Perhaps many might still be reeling from the brilliance of Goblin, with its intricate script and the nuanced discussion of themes concerning life and death, reincarnation and the supernatural. Yet, what better way to recover from a stunning drama than with another? tvN promises another sensational hit with Chicago Typewriter. The new drama revolves around the lives of a popular writer that has hit a slump, a fan and a ghost writer. Delving into the complexities of the publishing industry, Chicago Typewriter shines a spotlight on an institutional structure that oftentimes escapes media coverage.

The appeal of the drama is compounded by an intricate weaving between these present-day characters and their past lives as writers during the 1930 Japanese occupation of Korea.  More than just borrowing the caveat of history to make the drama more interesting, Chicago Typewriter seems more ambitious a project – there is a promise of shedding light on the plight of young people struggling to survive and express themselves during a period of hardship in Korea’s history.

This review contains some spoilers for Episodes 1-4. We kindly ask that readers use spoiler tags in the comments when discussing the episodes that have yet to be reviewed.

The drama sheds light on the underlying tensions between writers in a highly competitive industry. Fraught with conflicts and concerns about repute, it seems that the institutional politics prevalent remains inescapable even in the realm of the arts. Perhaps giving the audience such a behind-the-scenes look at the harsh realities of the publishing industry, it adds to the realism of the writers introduced. Adding to such a reflection of society is the discussion surrounding the pervasiveness of writing in forming beliefs. Going beyond entertainment, Chicago Typewriter promises a self-reflexivity on the nature of art and the responsibility of the artist (in this case, the writer).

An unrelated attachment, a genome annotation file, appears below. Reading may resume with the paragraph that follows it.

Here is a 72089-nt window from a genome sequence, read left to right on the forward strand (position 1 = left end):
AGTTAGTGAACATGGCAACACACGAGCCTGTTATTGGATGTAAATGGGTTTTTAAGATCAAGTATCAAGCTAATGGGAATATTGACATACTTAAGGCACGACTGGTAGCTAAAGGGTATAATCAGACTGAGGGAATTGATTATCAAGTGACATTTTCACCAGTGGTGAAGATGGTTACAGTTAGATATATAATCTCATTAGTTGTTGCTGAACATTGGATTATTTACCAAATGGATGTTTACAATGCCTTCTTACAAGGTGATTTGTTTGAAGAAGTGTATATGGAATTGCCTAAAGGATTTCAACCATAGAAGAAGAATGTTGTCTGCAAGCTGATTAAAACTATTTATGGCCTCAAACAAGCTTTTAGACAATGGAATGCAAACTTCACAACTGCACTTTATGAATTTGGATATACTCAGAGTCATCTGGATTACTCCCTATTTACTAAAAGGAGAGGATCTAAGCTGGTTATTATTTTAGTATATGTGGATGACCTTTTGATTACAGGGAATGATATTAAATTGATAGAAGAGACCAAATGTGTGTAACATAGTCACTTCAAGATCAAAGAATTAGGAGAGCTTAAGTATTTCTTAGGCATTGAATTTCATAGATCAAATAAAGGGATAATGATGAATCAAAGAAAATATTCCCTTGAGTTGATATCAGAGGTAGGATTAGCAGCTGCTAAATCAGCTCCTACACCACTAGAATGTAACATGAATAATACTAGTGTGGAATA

The first few episodes build a solid base in establishing the personalities of the respective characters. Han Se-joo, played by Yoo Ah-in, comes off as the typical celebrity figure caught up in self-entitlement and a bubble of self-importance. He is cold and collected, but not a flat character in his aloofness. The audience also slowly learns that Han Se-joo himself is hiding a dark past involving writer Baek Tae-min (played by Kwak Si-yang) and his family.

The conversation between the two writers after a chance meeting at a bookstore foreshadows the coming danger borne from Han Se-joo’s recent novel. Baek Tae-min raises the worries of his father regarding the dangerous content of Han Se-joo’s writing that might put himself at risk. However, this is quickly dismissed by Han Se-joo as he retorts with recalling a conflict between them ten years ago – that which is not revealed to the audience.

The first crisis occurs when Han Se-joo’s home is broken in by a crazy fan who claims his novel instigated him to commit murder. This encounter then leaves a trail of scandals surrounding Han Se-joo. From rumours of stalkers, to potential plagiarism and eventually the potential criminalisation by his writing. The drama brings into discussion the ability of writing to affect and the inherently double-edged nature of text. Perhaps acting as a self-reflexive commentary on art itself and the act of script writing even, the drama speaks of the power of writing to educate as well as to pervert, especially through popular media.

Following this, the audience also comes to know that Baek Tae-min’s mother is plotting to bring Han Se-joo’s reputation down by commissioning a reporter to write fallacious accusations of Han Se-joo and his writing. At the end of episode four, the audience realizes that Baek Tae-min’s best-selling novel, “Fate,” was originally written by Han Se-joo. Potentially having his manuscript stolen and republished under Baek Tae-min’s name, it exposes the reason for the rocky relationship between the two writers.

The endlessly treacherous path of the writer as he navigates the public’s scrutiny and struggles with producing novel content under a tight deadline exposes the harshness of the industry itself. Demanding and unyielding, writers like Han Se-joo are forced into a corner as they are made to churn out endless content. It is no wonder Han Se-joo is on medication for his mental health and eventually collapses into a creative slump.

The drama also makes space for a strong female voice in its female lead. Self-employed in an errand service agency of her own, Do Anything, Jeon Seol (played by Im Soo-jung) is tasked to deliver a parcel to Han Se-joo’s home. However, Jeon Seol is no typical innocent Cinderella that the male whisks in to save. The audience is promptly told that she is academically and athletically accomplished, having attained a diploma in veterinary sciences and been a candidate for the Olympics team. The mystery then lies in deciphering the reason why Jeon Seol decided to give up success to become a “legendary part-timer.” The audience is also told that her name, “Jeon Seol,” means “legend,” adding to the enigma behind the orphan girl.